My “unsatisfactory teaching” grade would be shortly quashed by the powers that be; but by then, I would have dearly paid for it emotionally. I am still emotionally traumatized and may never go up for promotion to full-professorship.
I am also quite certain that even the most successful American citizens of African descent among us, including President Obama, of course, have their own heart-rending stories to tell. Needless to say, those of us avid observers of the U.S. political scene cannot gainsay the vicariously traumatic odyssey that most Americans of African descent experienced during both the lead-up to and in the wake of the Obama Presidency.
We need to also commend and commiserate with the father of the murder suspect, Mr. Antony Kinyua, and his other unnamed son who, allegedly, made the grisly discovery of the butchered and lidded remains of 37-year-old Mr. Kwadwo (Kujoe) Bonsafo Agyei-Kodie in both the basement and apartment of the building in which the suspect and his victim lived and shared.
The bad and almost morally indelible publicity and notoriety brought to bear on the Kinyua family staggers the imagination. And it is hoped that their prompt alerting of law-enforcement agents to this horrible affair by one of their own blood, and the confession of the suspect to the crime, would bring some modicum of spiritual redemption to the Kinyua family.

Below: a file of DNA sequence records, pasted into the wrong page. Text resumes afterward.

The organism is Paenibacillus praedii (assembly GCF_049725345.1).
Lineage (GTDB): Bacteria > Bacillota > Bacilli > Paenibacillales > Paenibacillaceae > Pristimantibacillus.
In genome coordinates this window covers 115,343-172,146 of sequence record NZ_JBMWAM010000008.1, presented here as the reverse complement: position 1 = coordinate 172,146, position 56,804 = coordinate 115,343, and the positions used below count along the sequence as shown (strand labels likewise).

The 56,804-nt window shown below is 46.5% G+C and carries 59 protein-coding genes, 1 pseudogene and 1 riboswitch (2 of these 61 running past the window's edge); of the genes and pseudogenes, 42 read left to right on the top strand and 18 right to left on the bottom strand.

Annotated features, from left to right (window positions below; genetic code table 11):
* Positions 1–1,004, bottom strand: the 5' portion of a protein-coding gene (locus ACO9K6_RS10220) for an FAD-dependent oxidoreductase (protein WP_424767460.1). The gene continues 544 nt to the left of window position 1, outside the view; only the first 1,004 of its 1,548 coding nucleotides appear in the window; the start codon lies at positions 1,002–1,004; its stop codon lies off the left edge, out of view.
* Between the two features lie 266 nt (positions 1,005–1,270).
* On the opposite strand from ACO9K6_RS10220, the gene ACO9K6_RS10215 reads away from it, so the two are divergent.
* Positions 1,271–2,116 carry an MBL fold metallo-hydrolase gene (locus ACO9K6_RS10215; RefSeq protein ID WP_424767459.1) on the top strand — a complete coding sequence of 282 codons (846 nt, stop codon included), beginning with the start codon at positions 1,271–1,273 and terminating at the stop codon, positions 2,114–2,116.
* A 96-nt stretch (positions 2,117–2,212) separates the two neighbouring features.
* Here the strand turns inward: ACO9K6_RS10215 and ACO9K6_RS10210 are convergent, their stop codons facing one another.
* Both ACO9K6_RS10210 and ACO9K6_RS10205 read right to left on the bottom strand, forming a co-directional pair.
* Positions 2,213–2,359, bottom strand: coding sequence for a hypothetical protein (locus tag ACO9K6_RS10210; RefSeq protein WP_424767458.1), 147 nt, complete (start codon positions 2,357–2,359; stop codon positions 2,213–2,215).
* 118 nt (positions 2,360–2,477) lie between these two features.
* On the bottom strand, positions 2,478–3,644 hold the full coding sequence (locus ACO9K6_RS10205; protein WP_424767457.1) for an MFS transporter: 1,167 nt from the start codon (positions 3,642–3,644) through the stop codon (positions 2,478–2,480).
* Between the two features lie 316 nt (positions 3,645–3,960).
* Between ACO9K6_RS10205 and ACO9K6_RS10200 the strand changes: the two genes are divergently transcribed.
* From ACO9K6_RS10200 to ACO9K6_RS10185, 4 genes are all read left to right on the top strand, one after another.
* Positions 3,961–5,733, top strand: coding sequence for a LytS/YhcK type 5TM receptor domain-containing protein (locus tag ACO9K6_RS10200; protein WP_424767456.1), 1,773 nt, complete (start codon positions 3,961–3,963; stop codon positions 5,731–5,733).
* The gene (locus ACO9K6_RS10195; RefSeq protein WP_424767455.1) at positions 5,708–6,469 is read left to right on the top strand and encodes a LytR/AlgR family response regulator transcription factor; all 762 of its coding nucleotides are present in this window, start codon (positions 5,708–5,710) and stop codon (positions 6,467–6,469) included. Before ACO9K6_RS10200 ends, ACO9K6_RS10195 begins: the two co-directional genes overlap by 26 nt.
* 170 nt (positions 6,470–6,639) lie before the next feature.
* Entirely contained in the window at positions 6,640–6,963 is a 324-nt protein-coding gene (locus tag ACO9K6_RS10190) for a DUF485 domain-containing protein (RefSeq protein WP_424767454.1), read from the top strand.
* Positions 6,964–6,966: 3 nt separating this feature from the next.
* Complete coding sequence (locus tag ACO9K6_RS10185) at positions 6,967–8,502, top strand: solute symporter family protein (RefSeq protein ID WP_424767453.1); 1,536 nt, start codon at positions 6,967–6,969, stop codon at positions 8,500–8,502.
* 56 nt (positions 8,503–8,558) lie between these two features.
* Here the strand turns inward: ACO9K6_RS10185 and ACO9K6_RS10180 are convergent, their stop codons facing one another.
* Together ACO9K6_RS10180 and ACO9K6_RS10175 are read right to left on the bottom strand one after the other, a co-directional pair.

To the victim's family, relatives and friends, on the other hand, we can only hope for strength and fortitude, as well as healing, in both the short- and long-term.
Obviously, 21-year-old Mr. Alexander Kinyua is a clinically troubled soul; the problem here, though, regards his family's awareness of the same and, particularly, why the Kinyua family members, if they were aware of the suspect's apparent psychosis and/or dementia, had not warned the eventual victim of murder and cannibalism.
Then also, there appears to have reigned an element of acute envy and jealousy on the part of the criminal suspect for his victim. For, needless to say, it takes quite a remarkable bit of intellectual inferiority complex for one human being to murder another and then decide to devour part of the brain of his victim.